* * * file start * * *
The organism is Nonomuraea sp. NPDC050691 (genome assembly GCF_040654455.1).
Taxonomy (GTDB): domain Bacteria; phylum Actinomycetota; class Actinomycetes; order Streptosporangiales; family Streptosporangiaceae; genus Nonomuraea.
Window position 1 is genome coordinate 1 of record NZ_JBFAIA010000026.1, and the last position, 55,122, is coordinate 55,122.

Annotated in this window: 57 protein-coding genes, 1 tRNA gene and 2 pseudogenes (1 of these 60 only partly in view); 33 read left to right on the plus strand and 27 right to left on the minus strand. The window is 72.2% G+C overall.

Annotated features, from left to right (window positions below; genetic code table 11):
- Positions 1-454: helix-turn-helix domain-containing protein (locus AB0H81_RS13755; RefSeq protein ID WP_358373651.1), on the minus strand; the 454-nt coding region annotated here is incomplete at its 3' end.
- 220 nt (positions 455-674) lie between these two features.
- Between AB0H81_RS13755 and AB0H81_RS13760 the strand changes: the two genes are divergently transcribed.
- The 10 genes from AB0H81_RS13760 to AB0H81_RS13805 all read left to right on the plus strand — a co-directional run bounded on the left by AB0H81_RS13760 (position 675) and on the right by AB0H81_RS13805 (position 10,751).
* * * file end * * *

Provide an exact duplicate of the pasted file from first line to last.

The organism is Nonomuraea sp. NPDC050691 (genome assembly GCF_040654455.1).
Taxonomy (GTDB): domain Bacteria; phylum Actinomycetota; class Actinomycetes; order Streptosporangiales; family Streptosporangiaceae; genus Nonomuraea.
Window position 1 is genome coordinate 1 of record NZ_JBFAIA010000026.1, and the last position, 55,122, is coordinate 55,122.

Annotated in this window: 57 protein-coding genes, 1 tRNA gene and 2 pseudogenes (1 of these 60 only partly in view); 33 read left to right on the plus strand and 27 right to left on the minus strand. The window is 72.2% G+C overall.

Annotated features, from left to right (window positions below; genetic code table 11):
- Positions 1-454: helix-turn-helix domain-containing protein (locus AB0H81_RS13755; RefSeq protein ID WP_358373651.1), on the minus strand; the 454-nt coding region annotated here is incomplete at its 3' end.
- 220 nt (positions 455-674) lie between these two features.
- Between AB0H81_RS13755 and AB0H81_RS13760 the strand changes: the two genes are divergently transcribed.
- The 10 genes from AB0H81_RS13760 to AB0H81_RS13805 all read left to right on the plus strand — a co-directional run bounded on the left by AB0H81_RS13760 (position 675) and on the right by AB0H81_RS13805 (position 10,751).